Josh Marshall

Josh Marshall is editor and publisher of TalkingPointsMemo.com.

Articles by Josh

How soon we forget<$NoAd$> ...

Sen. Rick Santorum (R-Pa.), said Kerry should apologize for a comment "outside the bounds of where people who want to hold the highest office in this country should be making."

Washington Post
March 11th, 2004

Bush, standing on a stage outside of Naperville North High School, pointed reporter Adam Clymer out to his running mate, former Defense Secretary Dick Cheney. Then Bush described Clymer using a common obscenity.

"There's Adam Clymer, major-league assh--e from the New York Times," Bush said.

"Oh, yeah, he is, big-time," Cheney responded.

Houston Chronicle
September 5th, 2000

A major-league Santorum ...

As of 2:55 PM CNN is running this breaking <$Ad$>headline: "Spanish interior minister says new line of Madrid blast investigation opened after police find van with detonators and Arabic-language tapes. Details soon."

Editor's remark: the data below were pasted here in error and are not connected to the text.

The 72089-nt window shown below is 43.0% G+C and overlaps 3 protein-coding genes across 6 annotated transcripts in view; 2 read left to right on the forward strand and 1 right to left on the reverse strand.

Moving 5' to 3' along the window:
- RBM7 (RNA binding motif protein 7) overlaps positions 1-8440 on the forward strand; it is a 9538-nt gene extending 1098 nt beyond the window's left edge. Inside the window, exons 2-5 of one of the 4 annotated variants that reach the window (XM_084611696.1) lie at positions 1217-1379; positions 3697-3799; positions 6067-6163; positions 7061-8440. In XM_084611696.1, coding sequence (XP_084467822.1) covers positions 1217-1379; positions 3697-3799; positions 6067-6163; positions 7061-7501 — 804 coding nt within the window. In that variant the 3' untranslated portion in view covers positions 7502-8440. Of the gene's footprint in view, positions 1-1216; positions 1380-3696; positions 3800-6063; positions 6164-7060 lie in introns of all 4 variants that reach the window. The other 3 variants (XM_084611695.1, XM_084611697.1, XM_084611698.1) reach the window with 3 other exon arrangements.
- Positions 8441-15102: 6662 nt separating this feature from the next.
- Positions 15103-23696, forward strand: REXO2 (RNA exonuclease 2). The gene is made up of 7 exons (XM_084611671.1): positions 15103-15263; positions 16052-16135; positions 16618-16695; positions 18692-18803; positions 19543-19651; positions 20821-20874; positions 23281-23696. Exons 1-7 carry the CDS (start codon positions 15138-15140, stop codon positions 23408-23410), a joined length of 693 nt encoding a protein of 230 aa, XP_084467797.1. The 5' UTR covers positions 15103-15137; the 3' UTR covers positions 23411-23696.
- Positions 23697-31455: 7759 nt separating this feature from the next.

Frankly, this makes a lot of sense. I don't know much more about the Basque separatist movement than one can glean over the years from the American press. But I have no recollection of the ETA mounting an operation which came even remotely close to accounting for this amount of loss of life and casualties.

My recollection is of bombings and other forms of terrorism on the scale of the old IRA. Horrific, certainly, but significantly different from September 11th sort of stuff.

And the multiple, simultaneous detonations is a hallmark of al Qaida, or Islamist groups operating under that broad umbrella.

All other campaign funny-business aside <$NoAd$> (on both sides of the aisle), there's been a pretty high bar in place on using congressional websites for explict political campaign uses and electioneering.

Along those lines, almost all the space on the House Committee on Resources website today is devoted to fronting these two grafs ....

Headline: "That black stuff is hurting us." Sen. John Kerry on oil (Greenwire)